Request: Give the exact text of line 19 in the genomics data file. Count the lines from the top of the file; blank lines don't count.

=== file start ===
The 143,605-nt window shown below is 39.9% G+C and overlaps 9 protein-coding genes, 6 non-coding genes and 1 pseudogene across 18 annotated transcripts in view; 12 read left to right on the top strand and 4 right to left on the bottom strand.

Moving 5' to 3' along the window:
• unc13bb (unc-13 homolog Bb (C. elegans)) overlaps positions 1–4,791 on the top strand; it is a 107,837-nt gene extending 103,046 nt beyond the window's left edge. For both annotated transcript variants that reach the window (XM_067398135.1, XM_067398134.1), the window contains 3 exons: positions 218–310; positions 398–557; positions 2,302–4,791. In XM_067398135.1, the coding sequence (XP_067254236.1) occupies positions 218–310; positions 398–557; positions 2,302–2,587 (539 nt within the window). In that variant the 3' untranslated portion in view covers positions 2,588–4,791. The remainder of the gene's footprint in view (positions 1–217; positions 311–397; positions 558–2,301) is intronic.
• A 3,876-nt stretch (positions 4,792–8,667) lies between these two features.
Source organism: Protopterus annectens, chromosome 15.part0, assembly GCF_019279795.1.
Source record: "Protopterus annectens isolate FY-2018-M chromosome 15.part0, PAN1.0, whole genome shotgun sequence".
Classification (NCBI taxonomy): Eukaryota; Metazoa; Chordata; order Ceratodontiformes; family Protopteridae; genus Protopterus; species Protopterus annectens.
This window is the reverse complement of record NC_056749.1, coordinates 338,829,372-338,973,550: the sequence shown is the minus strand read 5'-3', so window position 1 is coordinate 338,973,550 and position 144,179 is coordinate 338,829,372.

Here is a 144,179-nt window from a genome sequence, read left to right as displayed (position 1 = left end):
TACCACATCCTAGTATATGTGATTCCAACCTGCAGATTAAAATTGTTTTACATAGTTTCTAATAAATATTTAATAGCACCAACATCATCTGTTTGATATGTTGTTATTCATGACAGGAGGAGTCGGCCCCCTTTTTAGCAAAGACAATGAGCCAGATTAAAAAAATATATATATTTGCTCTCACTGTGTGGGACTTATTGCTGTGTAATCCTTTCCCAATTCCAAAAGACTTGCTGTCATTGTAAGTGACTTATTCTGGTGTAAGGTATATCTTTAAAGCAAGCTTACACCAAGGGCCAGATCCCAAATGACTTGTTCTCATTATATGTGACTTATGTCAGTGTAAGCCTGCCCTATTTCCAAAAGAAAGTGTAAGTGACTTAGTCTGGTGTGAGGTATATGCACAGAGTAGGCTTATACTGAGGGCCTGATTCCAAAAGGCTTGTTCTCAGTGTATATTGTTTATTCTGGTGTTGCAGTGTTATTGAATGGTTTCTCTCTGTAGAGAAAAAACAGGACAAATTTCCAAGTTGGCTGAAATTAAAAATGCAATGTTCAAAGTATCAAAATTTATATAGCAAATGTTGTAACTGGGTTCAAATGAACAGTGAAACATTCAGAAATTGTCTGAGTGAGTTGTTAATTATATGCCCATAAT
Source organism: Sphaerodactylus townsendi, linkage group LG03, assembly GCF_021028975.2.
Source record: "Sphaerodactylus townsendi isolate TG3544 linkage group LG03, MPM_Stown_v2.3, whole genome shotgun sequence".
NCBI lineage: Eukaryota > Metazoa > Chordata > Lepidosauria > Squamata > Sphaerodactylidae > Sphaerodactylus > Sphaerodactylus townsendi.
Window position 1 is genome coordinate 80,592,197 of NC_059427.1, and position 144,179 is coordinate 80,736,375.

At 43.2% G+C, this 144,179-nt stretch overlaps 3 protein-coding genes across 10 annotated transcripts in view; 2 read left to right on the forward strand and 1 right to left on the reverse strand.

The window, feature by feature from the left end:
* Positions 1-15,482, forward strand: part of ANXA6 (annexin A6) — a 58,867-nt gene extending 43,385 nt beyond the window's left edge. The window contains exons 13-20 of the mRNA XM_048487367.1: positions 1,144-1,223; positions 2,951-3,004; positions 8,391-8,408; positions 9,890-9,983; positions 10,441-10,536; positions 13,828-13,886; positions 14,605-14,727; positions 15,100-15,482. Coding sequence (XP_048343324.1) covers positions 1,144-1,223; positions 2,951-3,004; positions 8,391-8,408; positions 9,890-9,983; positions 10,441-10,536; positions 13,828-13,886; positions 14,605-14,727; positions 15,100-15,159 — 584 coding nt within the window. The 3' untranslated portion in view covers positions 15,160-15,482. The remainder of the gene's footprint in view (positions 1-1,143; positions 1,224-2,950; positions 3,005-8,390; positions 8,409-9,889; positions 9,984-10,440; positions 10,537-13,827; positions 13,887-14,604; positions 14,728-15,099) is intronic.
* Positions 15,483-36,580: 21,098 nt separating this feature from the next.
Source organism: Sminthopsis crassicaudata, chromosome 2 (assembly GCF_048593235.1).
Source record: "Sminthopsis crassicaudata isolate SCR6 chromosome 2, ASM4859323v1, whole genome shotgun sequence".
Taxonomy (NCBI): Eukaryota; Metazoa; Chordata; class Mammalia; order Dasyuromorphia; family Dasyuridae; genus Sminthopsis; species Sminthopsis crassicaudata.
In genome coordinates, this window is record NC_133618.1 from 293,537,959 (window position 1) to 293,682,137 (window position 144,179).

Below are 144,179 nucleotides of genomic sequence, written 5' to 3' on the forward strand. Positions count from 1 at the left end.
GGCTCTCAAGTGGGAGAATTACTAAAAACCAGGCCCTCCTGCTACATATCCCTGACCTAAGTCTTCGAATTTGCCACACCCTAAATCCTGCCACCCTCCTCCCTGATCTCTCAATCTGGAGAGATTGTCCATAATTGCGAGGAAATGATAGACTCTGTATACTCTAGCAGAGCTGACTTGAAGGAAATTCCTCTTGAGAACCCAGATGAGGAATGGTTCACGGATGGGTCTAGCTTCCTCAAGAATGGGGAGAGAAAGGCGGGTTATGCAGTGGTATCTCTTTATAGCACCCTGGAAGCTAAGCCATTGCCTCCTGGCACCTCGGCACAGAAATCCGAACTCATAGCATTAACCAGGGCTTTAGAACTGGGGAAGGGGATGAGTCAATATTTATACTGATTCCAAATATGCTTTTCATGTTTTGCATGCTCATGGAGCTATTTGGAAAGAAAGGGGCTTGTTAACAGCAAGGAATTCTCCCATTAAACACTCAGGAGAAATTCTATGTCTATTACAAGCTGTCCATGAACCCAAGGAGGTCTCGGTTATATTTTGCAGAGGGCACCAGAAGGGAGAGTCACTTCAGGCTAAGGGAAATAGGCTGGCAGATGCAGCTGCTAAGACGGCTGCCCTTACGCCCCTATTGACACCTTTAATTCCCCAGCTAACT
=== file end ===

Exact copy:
Source organism: Sminthopsis crassicaudata, chromosome 2 (assembly GCF_048593235.1).